Apr 02, 2020
Young cancer survivors want to be able to have their own families after cancer treatment. For girls and young women, cancer treatments can cause infertility and early ovarian failure. But for many young survivors, there is be a window of time in which they are still fertile, which we’ll call the “reproductive window”.
There isn’t enough information on the reproductive window in young survivors, particularly those who were diagnosed as adolescents and young adults.
The Reproductive Window study seeks to recruit and follow 1000 young adult, female cancer to identify the reproductive window. Funded by the National Institutes of Health, this study will ask young survivors who have finished cancer treatment to be in a study for 18 months. All study activities can be done at home. During that time, participants will complete questionnaires and collect blood spot and saliva samples every 6 months. The blood spot and saliva are then used to measure hormones that tell us about how the ovaries are working. The study researchers want to help figure out who has a reproductive window and when is that window. This information can help young survivors plan their families and improve their reproductive health.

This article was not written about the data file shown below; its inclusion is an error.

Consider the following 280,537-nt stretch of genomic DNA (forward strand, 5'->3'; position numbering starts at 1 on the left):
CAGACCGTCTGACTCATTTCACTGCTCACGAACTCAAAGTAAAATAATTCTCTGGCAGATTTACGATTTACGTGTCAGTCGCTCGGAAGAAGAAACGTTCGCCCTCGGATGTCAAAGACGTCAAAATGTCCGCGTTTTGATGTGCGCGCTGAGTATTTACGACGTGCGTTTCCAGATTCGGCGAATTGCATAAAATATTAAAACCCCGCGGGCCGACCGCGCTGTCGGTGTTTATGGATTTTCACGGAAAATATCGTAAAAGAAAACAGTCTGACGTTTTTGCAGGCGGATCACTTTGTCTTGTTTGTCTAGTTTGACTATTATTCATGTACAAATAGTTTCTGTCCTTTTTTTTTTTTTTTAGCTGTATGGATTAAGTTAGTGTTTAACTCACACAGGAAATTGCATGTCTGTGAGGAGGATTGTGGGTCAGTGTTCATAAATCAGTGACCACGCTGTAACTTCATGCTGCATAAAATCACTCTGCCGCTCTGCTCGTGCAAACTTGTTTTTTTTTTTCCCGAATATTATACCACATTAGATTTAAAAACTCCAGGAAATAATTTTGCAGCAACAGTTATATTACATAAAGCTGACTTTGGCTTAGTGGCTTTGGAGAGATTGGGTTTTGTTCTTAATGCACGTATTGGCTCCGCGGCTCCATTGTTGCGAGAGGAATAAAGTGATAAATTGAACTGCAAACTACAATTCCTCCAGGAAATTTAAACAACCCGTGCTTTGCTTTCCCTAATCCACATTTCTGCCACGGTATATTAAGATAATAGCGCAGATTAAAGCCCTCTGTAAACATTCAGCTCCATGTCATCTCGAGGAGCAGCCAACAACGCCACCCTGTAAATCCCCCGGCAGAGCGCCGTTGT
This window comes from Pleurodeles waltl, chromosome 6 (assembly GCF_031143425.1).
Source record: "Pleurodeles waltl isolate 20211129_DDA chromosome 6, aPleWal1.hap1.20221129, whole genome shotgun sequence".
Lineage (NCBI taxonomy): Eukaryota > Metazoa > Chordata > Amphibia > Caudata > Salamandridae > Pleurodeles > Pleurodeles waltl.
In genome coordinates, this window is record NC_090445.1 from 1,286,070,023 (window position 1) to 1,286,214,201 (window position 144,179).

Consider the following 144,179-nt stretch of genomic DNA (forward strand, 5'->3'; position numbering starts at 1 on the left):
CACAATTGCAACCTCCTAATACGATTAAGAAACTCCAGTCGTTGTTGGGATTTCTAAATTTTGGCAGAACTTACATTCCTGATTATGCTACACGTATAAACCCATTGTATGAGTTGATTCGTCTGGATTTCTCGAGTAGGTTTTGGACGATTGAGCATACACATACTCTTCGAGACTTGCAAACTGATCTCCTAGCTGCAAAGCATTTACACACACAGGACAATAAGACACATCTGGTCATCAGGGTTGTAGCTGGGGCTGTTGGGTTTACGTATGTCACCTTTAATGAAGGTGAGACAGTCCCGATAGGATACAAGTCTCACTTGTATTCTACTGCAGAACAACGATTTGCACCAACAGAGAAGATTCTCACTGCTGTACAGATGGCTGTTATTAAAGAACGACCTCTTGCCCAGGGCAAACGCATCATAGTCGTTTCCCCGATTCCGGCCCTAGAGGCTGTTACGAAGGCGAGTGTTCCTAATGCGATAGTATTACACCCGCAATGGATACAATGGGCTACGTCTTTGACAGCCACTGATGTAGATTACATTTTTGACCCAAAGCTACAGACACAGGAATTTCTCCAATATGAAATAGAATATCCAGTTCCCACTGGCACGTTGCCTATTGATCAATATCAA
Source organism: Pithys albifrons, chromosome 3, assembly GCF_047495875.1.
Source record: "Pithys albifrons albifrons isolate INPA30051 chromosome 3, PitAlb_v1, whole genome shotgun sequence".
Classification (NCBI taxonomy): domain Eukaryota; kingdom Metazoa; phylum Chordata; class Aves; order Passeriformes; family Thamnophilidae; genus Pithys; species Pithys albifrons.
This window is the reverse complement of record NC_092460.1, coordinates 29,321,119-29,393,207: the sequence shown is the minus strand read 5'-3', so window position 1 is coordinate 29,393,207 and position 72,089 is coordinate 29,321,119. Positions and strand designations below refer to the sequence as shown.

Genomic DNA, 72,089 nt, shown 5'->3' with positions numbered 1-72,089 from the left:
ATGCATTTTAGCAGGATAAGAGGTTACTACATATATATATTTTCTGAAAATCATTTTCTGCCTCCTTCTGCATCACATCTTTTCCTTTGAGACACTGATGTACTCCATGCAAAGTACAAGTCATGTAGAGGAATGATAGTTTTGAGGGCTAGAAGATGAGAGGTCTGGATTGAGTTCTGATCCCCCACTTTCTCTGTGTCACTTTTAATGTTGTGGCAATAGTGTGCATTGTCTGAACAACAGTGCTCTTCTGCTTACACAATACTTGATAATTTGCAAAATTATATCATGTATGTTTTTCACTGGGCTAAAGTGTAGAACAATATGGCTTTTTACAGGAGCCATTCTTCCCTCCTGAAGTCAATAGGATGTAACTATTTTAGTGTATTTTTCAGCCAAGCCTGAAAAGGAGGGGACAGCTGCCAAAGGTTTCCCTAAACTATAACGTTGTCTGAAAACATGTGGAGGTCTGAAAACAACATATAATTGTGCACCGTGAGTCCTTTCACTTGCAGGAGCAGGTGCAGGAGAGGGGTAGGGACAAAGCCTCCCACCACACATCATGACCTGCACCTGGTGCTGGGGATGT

We have so little information on whether young cancer survivors are fertile. Because of its large size and innovative approach to collecting participant samples, the Reproductive Window Study has great potential to improve our understanding of fertility and reproductive health after cancer. We need help from young survivors and their providers to get this information!
If you are a young woman who is 18 to 40 years old, have had a history of cancer, and are interested in learning more about the study, please visit www.youngcancersurvivor.com or contact Dr. Irene Su and her research staff at the University of California San Diego (email@example.com, 858-822-0768). Thank you!
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